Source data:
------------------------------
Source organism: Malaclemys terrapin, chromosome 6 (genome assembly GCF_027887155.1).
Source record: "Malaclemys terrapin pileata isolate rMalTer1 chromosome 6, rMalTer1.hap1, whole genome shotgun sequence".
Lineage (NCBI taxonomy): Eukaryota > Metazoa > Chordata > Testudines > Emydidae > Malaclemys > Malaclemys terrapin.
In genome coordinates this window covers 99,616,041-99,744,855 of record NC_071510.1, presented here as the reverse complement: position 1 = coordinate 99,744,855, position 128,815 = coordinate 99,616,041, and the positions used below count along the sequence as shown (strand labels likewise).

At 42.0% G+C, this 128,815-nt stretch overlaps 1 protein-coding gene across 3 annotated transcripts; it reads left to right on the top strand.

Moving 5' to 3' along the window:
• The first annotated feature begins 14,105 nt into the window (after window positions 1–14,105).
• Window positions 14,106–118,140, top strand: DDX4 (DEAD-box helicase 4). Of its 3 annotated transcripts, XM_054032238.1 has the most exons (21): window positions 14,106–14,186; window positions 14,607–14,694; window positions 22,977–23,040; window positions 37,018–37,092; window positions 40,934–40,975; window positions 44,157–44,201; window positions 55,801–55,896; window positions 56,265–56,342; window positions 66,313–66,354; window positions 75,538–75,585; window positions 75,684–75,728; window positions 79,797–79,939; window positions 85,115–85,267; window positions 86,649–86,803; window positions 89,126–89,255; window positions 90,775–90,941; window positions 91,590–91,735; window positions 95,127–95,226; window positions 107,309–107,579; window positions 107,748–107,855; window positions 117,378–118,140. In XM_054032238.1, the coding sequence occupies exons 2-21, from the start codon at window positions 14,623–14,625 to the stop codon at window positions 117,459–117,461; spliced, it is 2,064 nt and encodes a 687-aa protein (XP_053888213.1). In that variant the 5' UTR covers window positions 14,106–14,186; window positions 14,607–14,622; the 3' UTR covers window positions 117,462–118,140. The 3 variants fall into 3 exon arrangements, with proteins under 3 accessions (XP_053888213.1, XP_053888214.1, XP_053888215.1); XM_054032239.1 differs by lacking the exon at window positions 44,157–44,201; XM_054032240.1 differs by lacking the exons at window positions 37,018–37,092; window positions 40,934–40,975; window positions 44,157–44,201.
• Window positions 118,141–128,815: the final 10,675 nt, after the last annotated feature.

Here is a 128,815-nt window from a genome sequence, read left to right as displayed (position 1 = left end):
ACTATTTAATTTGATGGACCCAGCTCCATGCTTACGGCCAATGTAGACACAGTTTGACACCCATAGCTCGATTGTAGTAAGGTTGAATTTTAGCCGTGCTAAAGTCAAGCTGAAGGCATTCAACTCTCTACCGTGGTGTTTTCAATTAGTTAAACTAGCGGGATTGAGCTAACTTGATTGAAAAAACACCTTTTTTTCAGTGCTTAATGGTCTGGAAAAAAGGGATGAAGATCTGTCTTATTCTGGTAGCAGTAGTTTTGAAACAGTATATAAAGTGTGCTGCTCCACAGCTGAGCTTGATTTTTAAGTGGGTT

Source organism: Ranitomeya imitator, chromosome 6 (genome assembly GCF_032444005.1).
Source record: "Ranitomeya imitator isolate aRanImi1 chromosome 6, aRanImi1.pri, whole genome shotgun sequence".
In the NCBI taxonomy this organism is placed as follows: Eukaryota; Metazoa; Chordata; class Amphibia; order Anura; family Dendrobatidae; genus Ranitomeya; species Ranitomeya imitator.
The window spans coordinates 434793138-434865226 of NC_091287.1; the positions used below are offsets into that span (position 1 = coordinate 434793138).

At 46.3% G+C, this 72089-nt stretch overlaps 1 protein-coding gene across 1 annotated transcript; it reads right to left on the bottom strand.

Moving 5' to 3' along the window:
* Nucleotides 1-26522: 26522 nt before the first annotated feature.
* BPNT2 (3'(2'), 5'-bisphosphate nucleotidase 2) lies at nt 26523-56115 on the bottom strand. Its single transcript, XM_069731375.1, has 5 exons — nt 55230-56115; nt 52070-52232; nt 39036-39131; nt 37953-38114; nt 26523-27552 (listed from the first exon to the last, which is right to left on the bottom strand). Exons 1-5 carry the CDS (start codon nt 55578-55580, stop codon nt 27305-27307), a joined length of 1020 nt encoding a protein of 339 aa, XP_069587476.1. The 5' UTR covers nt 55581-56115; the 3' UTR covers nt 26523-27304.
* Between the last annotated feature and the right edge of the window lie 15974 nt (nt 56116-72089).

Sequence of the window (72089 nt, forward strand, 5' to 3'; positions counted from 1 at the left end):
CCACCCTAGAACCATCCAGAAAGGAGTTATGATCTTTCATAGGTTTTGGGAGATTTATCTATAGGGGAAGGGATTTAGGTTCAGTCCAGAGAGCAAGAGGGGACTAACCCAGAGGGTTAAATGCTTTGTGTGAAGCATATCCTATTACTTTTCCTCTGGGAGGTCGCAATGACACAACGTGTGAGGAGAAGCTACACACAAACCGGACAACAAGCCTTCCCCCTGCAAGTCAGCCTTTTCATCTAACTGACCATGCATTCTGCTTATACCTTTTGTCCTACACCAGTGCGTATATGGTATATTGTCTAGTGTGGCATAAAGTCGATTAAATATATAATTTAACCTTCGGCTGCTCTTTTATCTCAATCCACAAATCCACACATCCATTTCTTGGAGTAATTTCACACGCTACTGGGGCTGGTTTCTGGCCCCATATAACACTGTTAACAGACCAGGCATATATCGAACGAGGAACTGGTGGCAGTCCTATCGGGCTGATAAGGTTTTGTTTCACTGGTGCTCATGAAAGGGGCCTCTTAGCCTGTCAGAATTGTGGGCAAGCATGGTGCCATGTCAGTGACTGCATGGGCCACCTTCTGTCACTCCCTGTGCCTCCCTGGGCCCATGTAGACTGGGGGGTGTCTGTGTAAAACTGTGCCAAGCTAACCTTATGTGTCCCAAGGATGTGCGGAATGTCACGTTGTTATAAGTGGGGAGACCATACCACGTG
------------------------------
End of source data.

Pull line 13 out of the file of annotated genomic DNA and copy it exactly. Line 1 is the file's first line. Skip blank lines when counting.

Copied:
Source record: "Ranitomeya imitator isolate aRanImi1 chromosome 6, aRanImi1.pri, whole genome shotgun sequence".